Finding Neverland is one of a large number of spin-offs of J. M. Barrie’s play, Peter Pan. This musical had a year’s run on Broadway due to the popularity of Matthew Morrison in the role of Barrie. Without that appealing star of Glee and The Light in the Piazza, the show drags.
The plot is slight, but director Diane Paulus has created some delightful stage action. The production is adorned with excellent choreography by Mia Michaels, beautiful period costumes by Suttirat Anne Larlarb and fanciful sets by Scott Pask. A vivid special effect with fairy dust brightens the late moments of the show.
Finding Neverland purports to tell us how Barrie created his enduring play. In reality, Barrie based his title character on his older brother, David, who died in an ice-skating accident at the age of thirteen. In this musical, we’re told that Peter Pan is inspired by Peter Llewelyn Davies, one of the four sons of a young widow, Sylvia Llewelyn Davies, whom Barries meets one day at London’s Kensington Gardens. That is a partially true story.
Actually, Barrie became a close friend of the parents and their boys (there were only three sons when Barrie met the family.) They vacationed together for years. Two years after Barrie’s play opened, the father died of cancer, in 1906. Four years later Sylvia died, also of cancer.
One of the boys was killed in battle in World War I. Another died in what many believe was a suicide pact with his male lover. Peter Davies suspected that Barrie had a pedophilial relationship with another one of his brothers, and he wrote: “The whole business, as I look back on it, was almost unbelievably queer and pathetic.” Peter committed suicide in 1960 by jumping in front of a London subway train. Now, all of this would make a good plot for a play.
But let’s get back to the story which this musical chooses to tell. Finding Neverland depicts Barrie as married but childless, while Sylvia is supposedly a widow. Barrie’s wife is depicted as bitchy and unfaithful, so audiences will root for Barrie to leave her and marry the attractive widow, sweetly played and sung by Christine Dwyer.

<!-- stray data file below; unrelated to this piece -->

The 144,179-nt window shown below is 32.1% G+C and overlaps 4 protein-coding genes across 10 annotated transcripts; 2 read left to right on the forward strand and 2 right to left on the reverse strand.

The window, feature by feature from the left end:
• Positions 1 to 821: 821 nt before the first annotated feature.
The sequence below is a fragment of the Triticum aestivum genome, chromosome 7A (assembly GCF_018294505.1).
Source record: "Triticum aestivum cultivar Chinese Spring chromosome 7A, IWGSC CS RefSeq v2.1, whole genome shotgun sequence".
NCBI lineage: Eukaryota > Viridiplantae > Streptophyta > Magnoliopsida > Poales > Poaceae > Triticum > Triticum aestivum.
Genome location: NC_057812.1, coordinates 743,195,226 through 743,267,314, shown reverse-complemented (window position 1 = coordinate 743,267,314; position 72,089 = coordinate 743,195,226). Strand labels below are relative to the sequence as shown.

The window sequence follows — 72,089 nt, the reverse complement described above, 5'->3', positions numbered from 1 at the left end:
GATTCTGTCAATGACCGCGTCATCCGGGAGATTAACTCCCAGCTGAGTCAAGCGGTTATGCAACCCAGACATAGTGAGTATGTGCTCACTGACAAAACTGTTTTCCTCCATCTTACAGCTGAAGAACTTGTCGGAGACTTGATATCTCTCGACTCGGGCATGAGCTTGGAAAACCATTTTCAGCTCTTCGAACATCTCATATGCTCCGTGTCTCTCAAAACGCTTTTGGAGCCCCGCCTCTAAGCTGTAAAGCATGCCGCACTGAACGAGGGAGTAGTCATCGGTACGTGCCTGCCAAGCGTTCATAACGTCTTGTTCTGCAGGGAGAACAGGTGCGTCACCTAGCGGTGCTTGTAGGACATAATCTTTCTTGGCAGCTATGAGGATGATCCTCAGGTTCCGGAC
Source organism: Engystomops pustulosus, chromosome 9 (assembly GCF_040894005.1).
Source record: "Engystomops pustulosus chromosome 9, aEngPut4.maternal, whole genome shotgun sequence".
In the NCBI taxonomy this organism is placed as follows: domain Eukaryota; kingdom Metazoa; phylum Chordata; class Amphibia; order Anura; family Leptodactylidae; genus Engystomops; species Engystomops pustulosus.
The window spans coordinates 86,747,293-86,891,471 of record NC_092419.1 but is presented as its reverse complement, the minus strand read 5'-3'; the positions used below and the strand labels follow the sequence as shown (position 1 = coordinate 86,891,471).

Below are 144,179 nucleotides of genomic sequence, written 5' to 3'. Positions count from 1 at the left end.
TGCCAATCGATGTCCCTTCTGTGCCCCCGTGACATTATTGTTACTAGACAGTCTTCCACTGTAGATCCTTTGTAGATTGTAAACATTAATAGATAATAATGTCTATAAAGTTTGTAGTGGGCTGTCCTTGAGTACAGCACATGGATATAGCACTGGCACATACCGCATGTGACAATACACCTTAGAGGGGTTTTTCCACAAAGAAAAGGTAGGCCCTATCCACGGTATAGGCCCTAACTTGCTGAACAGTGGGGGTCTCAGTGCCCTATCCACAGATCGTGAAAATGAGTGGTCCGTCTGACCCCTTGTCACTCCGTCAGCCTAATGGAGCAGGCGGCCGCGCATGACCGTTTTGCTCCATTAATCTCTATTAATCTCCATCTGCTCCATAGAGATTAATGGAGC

The character of Captain Hook is shown to be based on Charles Frohman, the producer of Barrie’s plays, here played boldly by John Davidson. (The real producer and theater owner Frohman died when the passenger ship Lusitania was sunk by a German submarine in 1915. Frohman’s live-in companion was theater critic and producer Charles Dillingham.)
Billy Harrigan-Tighe is the touring Barrie. He has a sweet singing voice, and the charisma of a local TV weatherman in a small city. Playwright James Graham and director Paulus take the spotlight off him and devote most of Act II to the children, who are appealing youngsters.
The re-enactment of opening night is a let down because it lacks the wonderful music by Julie Stein, Moose Charlap, Betty Comden and Adolph Green which everyone loves from TV. This show has a score by British pop writers Gary Barlow and Elliot Kennedy that includes a few catchy tunes plus some cloying numbers for the kids.
Although I normally wouldn’t care about Barrie’s orientation, I find curious (and disturbing because of Peter’s statement) these lines in Barrie’s play The Little White Bird, which contains his first references to Peter Pan. Barrie wrote: “He passed the night with me….I took [his boots] off with all the coolness of an old hand, and then I placed him on my knee, and removed his blouse. This was a delightful experience, but I think I remained wonderfully calm until I came somewhat too suddenly to his little braces, which agitated me profoundly…”